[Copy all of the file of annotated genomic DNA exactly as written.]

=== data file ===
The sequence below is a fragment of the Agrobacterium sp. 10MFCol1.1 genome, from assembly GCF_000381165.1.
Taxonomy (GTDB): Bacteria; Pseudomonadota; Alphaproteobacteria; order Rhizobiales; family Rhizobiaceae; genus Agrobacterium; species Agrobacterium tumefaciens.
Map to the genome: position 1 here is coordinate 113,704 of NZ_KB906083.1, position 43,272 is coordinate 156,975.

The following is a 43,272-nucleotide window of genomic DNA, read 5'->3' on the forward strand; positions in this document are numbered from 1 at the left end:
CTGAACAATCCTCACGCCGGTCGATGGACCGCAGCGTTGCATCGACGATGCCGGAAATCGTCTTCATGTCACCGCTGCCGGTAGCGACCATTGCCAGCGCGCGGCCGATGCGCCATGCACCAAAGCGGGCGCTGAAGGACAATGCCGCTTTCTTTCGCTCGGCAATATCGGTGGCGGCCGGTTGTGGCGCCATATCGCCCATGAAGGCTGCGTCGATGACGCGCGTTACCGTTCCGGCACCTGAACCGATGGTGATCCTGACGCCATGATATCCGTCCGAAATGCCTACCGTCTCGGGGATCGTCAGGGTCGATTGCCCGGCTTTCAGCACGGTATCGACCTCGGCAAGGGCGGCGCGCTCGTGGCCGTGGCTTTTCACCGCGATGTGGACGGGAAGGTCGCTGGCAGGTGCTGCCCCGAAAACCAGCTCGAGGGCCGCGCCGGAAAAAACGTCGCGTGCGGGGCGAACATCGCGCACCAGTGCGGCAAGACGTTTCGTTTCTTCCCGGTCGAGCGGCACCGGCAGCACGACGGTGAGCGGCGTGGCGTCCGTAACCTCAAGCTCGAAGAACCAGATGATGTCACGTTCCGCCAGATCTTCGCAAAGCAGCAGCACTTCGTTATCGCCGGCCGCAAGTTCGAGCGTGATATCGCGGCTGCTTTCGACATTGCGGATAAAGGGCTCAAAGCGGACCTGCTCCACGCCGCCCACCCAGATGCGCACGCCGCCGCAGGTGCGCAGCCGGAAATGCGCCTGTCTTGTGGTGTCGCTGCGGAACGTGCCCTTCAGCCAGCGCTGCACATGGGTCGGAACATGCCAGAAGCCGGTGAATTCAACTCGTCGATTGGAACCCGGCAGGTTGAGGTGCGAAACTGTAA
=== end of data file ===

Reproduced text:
The sequence below is a fragment of the Agrobacterium sp. 10MFCol1.1 genome, from assembly GCF_000381165.1.
Taxonomy (GTDB): Bacteria; Pseudomonadota; Alphaproteobacteria; order Rhizobiales; family Rhizobiaceae; genus Agrobacterium; species Agrobacterium tumefaciens.
Map to the genome: position 1 here is coordinate 113,704 of NZ_KB906083.1, position 43,272 is coordinate 156,975.

The following is a 43,272-nucleotide window of genomic DNA, read 5'->3' on the forward strand; positions in this document are numbered from 1 at the left end:
CTGAACAATCCTCACGCCGGTCGATGGACCGCAGCGTTGCATCGACGATGCCGGAAATCGTCTTCATGTCACCGCTGCCGGTAGCGACCATTGCCAGCGCGCGGCCGATGCGCCATGCACCAAAGCGGGCGCTGAAGGACAATGCCGCTTTCTTTCGCTCGGCAATATCGGTGGCGGCCGGTTGTGGCGCCATATCGCCCATGAAGGCTGCGTCGATGACGCGCGTTACCGTTCCGGCACCTGAACCGATGGTGATCCTGACGCCATGATATCCGTCCGAAATGCCTACCGTCTCGGGGATCGTCAGGGTCGATTGCCCGGCTTTCAGCACGGTATCGACCTCGGCAAGGGCGGCGCGCTCGTGGCCGTGGCTTTTCACCGCGATGTGGACGGGAAGGTCGCTGGCAGGTGCTGCCCCGAAAACCAGCTCGAGGGCCGCGCCGGAAAAAACGTCGCGTGCGGGGCGAACATCGCGCACCAGTGCGGCAAGACGTTTCGTTTCTTCCCGGTCGAGCGGCACCGGCAGCACGACGGTGAGCGGCGTGGCGTCCGTAACCTCAAGCTCGAAGAACCAGATGATGTCACGTTCCGCCAGATCTTCGCAAAGCAGCAGCACTTCGTTATCGCCGGCCGCAAGTTCGAGCGTGATATCGCGGCTGCTTTCGACATTGCGGATAAAGGGCTCAAAGCGGACCTGCTCCACGCCGCCCACCCAGATGCGCACGCCGCCGCAGGTGCGCAGCCGGAAATGCGCCTGTCTTGTGGTGTCGCTGCGGAACGTGCCCTTCAGCCAGCGCTGCACATGGGTCGGAACATGCCAGAAGCCGGTGAATTCAACTCGTCGATTGGAACCCGGCAGGTTGAGGTGCGAAACTGTAA